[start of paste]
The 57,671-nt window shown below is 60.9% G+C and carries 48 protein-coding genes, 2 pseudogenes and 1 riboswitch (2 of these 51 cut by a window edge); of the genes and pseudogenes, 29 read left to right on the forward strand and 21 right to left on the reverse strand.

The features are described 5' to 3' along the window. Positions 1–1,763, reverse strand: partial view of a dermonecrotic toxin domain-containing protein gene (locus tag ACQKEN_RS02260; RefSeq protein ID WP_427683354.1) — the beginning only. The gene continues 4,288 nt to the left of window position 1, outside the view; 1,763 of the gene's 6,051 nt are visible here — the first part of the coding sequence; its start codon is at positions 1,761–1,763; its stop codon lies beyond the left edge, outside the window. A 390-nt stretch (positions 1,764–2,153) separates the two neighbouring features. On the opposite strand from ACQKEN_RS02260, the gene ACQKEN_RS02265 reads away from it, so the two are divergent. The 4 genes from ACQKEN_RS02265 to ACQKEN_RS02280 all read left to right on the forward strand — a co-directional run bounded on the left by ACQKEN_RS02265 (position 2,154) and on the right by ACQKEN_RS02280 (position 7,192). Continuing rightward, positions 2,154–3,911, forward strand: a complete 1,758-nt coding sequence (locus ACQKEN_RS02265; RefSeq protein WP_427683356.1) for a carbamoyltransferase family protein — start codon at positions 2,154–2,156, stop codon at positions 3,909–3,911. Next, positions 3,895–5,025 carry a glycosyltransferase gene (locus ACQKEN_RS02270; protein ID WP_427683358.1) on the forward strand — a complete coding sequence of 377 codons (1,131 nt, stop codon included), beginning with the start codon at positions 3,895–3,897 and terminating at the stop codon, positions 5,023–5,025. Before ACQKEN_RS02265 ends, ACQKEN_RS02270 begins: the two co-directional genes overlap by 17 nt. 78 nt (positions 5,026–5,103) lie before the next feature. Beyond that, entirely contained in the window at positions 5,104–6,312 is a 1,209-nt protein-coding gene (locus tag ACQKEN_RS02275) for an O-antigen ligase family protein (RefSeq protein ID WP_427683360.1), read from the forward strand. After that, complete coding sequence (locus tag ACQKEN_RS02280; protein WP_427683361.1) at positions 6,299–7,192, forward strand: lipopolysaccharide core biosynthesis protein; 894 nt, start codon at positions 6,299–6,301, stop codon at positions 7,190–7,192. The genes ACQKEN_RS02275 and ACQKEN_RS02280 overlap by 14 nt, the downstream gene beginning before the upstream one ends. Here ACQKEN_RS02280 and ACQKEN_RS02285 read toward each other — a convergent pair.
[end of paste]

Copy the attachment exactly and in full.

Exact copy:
The 57,671-nt window shown below is 60.9% G+C and carries 48 protein-coding genes, 2 pseudogenes and 1 riboswitch (2 of these 51 cut by a window edge); of the genes and pseudogenes, 29 read left to right on the forward strand and 21 right to left on the reverse strand.

The features are described 5' to 3' along the window. Positions 1–1,763, reverse strand: partial view of a dermonecrotic toxin domain-containing protein gene (locus tag ACQKEN_RS02260; RefSeq protein ID WP_427683354.1) — the beginning only. The gene continues 4,288 nt to the left of window position 1, outside the view; 1,763 of the gene's 6,051 nt are visible here — the first part of the coding sequence; its start codon is at positions 1,761–1,763; its stop codon lies beyond the left edge, outside the window. A 390-nt stretch (positions 1,764–2,153) separates the two neighbouring features. On the opposite strand from ACQKEN_RS02260, the gene ACQKEN_RS02265 reads away from it, so the two are divergent. The 4 genes from ACQKEN_RS02265 to ACQKEN_RS02280 all read left to right on the forward strand — a co-directional run bounded on the left by ACQKEN_RS02265 (position 2,154) and on the right by ACQKEN_RS02280 (position 7,192). Continuing rightward, positions 2,154–3,911, forward strand: a complete 1,758-nt coding sequence (locus ACQKEN_RS02265; RefSeq protein WP_427683356.1) for a carbamoyltransferase family protein — start codon at positions 2,154–2,156, stop codon at positions 3,909–3,911. Next, positions 3,895–5,025 carry a glycosyltransferase gene (locus ACQKEN_RS02270; protein ID WP_427683358.1) on the forward strand — a complete coding sequence of 377 codons (1,131 nt, stop codon included), beginning with the start codon at positions 3,895–3,897 and terminating at the stop codon, positions 5,023–5,025. Before ACQKEN_RS02265 ends, ACQKEN_RS02270 begins: the two co-directional genes overlap by 17 nt. 78 nt (positions 5,026–5,103) lie before the next feature. Beyond that, entirely contained in the window at positions 5,104–6,312 is a 1,209-nt protein-coding gene (locus tag ACQKEN_RS02275) for an O-antigen ligase family protein (RefSeq protein ID WP_427683360.1), read from the forward strand. After that, complete coding sequence (locus tag ACQKEN_RS02280; protein WP_427683361.1) at positions 6,299–7,192, forward strand: lipopolysaccharide core biosynthesis protein; 894 nt, start codon at positions 6,299–6,301, stop codon at positions 7,190–7,192. The genes ACQKEN_RS02275 and ACQKEN_RS02280 overlap by 14 nt, the downstream gene beginning before the upstream one ends. Here ACQKEN_RS02280 and ACQKEN_RS02285 read toward each other — a convergent pair.